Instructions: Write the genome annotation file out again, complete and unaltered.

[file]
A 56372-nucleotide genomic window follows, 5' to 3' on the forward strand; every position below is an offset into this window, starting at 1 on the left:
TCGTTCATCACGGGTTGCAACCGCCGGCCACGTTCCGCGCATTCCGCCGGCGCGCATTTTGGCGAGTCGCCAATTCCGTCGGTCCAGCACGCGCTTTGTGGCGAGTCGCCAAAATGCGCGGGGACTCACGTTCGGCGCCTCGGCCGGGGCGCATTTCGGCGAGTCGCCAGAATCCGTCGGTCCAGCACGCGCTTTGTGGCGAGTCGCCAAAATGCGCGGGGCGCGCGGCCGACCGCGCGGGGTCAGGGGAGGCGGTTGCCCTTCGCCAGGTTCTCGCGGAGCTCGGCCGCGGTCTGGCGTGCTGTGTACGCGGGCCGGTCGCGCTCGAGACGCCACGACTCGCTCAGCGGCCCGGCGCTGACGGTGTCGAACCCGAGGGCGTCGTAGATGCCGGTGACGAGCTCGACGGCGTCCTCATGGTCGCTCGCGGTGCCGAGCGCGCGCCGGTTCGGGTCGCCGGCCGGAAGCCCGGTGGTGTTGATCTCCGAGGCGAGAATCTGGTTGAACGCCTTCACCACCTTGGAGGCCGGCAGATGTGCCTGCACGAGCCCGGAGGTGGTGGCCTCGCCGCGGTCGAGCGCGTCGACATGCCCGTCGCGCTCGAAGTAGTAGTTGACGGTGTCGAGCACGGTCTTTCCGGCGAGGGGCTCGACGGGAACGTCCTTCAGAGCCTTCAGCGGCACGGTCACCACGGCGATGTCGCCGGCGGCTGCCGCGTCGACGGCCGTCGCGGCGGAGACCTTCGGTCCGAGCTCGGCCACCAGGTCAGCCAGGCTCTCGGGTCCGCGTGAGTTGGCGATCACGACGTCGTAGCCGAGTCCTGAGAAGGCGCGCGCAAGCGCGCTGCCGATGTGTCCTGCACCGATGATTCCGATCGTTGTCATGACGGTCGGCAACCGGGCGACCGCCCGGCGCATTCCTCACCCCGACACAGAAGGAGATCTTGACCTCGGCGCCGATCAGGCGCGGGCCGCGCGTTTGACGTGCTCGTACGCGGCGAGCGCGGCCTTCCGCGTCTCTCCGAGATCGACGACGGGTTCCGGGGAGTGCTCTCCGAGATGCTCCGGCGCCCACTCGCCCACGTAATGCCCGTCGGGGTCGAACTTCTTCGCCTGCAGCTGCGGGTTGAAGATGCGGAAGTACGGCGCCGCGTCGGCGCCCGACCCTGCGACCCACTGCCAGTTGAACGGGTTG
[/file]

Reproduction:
A 56372-nucleotide genomic window follows, 5' to 3' on the forward strand; every position below is an offset into this window, starting at 1 on the left:
TCGTTCATCACGGGTTGCAACCGCCGGCCACGTTCCGCGCATTCCGCCGGCGCGCATTTTGGCGAGTCGCCAATTCCGTCGGTCCAGCACGCGCTTTGTGGCGAGTCGCCAAAATGCGCGGGGACTCACGTTCGGCGCCTCGGCCGGGGCGCATTTCGGCGAGTCGCCAGAATCCGTCGGTCCAGCACGCGCTTTGTGGCGAGTCGCCAAAATGCGCGGGGCGCGCGGCCGACCGCGCGGGGTCAGGGGAGGCGGTTGCCCTTCGCCAGGTTCTCGCGGAGCTCGGCCGCGGTCTGGCGTGCTGTGTACGCGGGCCGGTCGCGCTCGAGACGCCACGACTCGCTCAGCGGCCCGGCGCTGACGGTGTCGAACCCGAGGGCGTCGTAGATGCCGGTGACGAGCTCGACGGCGTCCTCATGGTCGCTCGCGGTGCCGAGCGCGCGCCGGTTCGGGTCGCCGGCCGGAAGCCCGGTGGTGTTGATCTCCGAGGCGAGAATCTGGTTGAACGCCTTCACCACCTTGGAGGCCGGCAGATGTGCCTGCACGAGCCCGGAGGTGGTGGCCTCGCCGCGGTCGAGCGCGTCGACATGCCCGTCGCGCTCGAAGTAGTAGTTGACGGTGTCGAGCACGGTCTTTCCGGCGAGGGGCTCGACGGGAACGTCCTTCAGAGCCTTCAGCGGCACGGTCACCACGGCGATGTCGCCGGCGGCTGCCGCGTCGACGGCCGTCGCGGCGGAGACCTTCGGTCCGAGCTCGGCCACCAGGTCAGCCAGGCTCTCGGGTCCGCGTGAGTTGGCGATCACGACGTCGTAGCCGAGTCCTGAGAAGGCGCGCGCAAGCGCGCTGCCGATGTGTCCTGCACCGATGATTCCGATCGTTGTCATGACGGTCGGCAACCGGGCGACCGCCCGGCGCATTCCTCACCCCGACACAGAAGGAGATCTTGACCTCGGCGCCGATCAGGCGCGGGCCGCGCGTTTGACGTGCTCGTACGCGGCGAGCGCGGCCTTCCGCGTCTCTCCGAGATCGACGACGGGTTCCGGGGAGTGCTCTCCGAGATGCTCCGGCGCCCACTCGCCCACGTAATGCCCGTCGGGGTCGAACTTCTTCGCCTGCAGCTGCGGGTTGAAGATGCGGAAGTACGGCGCCGCGTCGGCGCCCGACCCTGCGACCCACTGCCAGTTGAACGGGTTG